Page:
If you look at the S&P 500 from a long-term perspective, it is quite obvious to anyone that it keeps going up. Since 1950 to 2020, the S&P 500 has grown by a tremendous 22,190% (212,524.72% with dividends reinvested!). Despite world wars, pandemics, and every sort of crisis thrown in, the market keeps rising.
And this pattern tends to hold true not just in the U.S., but in many major economies around the world as well including China, Germany, UK, India, Canada, and South Korea. Over the long term, stock markets tend to rise. But why is this so?
Before we delve into the reasons, we first need to define what the ‘stock market’ is. When the news anchor reports that the stock market rose 2% today, they normally refer to a stock index. A stock index is essentially a basket of stocks that does its best to represent the overall stock market (or a subset of the stock market).
For example, the S&P 500 is a basket of 500 large U.S. stocks from various sectors of the U.S. economy including IT, healthcare, financials, consumer discretionary, communication services, industrials, consumer staples, energy, utilities, real estate, and materials. The index is also weighted according to market cap, so the larger companies constitute a larger proportion of the S&P 500. The top 10 largest companies account about 28% of the S&P 500’s weight.
So why does the value of the stock market index — and the companies within it — rise over time? Here are the four reasons why.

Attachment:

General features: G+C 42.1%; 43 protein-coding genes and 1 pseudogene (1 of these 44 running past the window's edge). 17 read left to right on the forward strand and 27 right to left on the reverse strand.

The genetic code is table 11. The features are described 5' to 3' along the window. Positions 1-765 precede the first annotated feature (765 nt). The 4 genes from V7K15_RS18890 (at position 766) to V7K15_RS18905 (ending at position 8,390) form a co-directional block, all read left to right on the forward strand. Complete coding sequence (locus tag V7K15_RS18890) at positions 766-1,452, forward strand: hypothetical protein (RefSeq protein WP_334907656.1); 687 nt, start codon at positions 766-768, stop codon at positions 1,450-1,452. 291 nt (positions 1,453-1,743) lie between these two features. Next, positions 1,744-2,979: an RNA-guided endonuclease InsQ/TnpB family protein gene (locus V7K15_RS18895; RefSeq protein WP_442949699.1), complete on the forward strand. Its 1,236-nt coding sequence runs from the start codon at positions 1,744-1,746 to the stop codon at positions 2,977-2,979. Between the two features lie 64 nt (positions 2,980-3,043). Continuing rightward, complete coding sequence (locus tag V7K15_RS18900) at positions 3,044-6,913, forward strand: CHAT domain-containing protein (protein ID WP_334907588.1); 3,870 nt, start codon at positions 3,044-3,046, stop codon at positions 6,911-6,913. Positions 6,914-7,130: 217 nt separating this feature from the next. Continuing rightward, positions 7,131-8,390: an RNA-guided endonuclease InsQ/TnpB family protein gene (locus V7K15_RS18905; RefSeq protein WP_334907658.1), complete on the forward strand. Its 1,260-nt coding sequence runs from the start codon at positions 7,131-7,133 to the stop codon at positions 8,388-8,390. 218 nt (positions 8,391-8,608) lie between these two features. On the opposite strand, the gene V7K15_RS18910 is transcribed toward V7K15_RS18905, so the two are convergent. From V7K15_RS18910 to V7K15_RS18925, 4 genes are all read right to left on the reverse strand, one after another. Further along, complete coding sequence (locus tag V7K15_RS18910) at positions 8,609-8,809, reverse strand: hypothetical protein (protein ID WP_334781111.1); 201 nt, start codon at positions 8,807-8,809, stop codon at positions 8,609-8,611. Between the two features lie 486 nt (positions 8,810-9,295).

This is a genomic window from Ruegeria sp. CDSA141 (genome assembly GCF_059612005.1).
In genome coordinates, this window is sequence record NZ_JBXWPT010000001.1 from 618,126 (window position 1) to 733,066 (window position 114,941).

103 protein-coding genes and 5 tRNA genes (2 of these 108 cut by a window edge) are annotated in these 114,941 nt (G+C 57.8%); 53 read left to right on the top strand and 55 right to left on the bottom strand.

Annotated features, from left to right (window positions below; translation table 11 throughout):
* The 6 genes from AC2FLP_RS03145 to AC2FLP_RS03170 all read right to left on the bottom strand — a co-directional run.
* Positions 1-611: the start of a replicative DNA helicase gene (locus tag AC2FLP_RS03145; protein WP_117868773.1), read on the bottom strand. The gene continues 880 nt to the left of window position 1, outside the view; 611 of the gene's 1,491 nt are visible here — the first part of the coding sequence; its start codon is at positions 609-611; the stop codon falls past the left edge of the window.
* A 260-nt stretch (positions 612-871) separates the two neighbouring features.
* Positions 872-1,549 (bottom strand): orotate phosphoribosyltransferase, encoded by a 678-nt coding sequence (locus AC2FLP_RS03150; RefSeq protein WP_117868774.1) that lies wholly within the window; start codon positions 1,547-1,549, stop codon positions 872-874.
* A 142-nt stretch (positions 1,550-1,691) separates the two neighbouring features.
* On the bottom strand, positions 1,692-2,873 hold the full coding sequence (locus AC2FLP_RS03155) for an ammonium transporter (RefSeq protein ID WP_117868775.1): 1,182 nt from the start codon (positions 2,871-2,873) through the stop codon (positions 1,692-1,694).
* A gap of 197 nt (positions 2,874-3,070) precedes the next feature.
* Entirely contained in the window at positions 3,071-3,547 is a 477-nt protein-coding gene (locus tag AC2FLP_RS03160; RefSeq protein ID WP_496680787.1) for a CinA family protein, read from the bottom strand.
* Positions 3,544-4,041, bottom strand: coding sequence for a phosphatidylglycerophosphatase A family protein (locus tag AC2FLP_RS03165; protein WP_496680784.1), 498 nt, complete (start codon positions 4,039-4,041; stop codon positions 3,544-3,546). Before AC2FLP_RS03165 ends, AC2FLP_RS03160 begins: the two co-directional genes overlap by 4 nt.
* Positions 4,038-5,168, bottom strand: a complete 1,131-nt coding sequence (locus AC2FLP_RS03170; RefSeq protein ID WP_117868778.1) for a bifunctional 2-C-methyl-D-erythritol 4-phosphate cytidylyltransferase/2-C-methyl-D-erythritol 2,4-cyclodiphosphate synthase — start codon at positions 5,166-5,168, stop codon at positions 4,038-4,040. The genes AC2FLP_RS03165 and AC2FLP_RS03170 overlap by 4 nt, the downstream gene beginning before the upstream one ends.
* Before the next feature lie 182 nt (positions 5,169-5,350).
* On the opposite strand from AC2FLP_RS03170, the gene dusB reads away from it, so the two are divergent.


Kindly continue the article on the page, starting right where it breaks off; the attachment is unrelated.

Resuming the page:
Inflation is defined as the general rise in prices of goods and services in the economy. When prices steadily rise, companies generate higher revenue and profit over time (all things equal). And when companies increase their revenue and profit, their stock value grows in tandem. So part of the rise in stock index levels around the world is simply inflationary growth.
Inflation is also one of the reasons why it’s better being an investor compared to a saver. As an investor, your asset prices get to ride upward with inflation. But as a saver, the value of your money only diminishes over time.
However, the above only holds true when inflation is mild. According to the U.S. Federal Reserve, an annual inflation rate of 2% is beneficial to the economy. On the other hand, runaway inflation as seen in Venezuela and Zimbabwe will sow uncertainty and stifle economic growth, and push investors to look elsewhere for opportunities.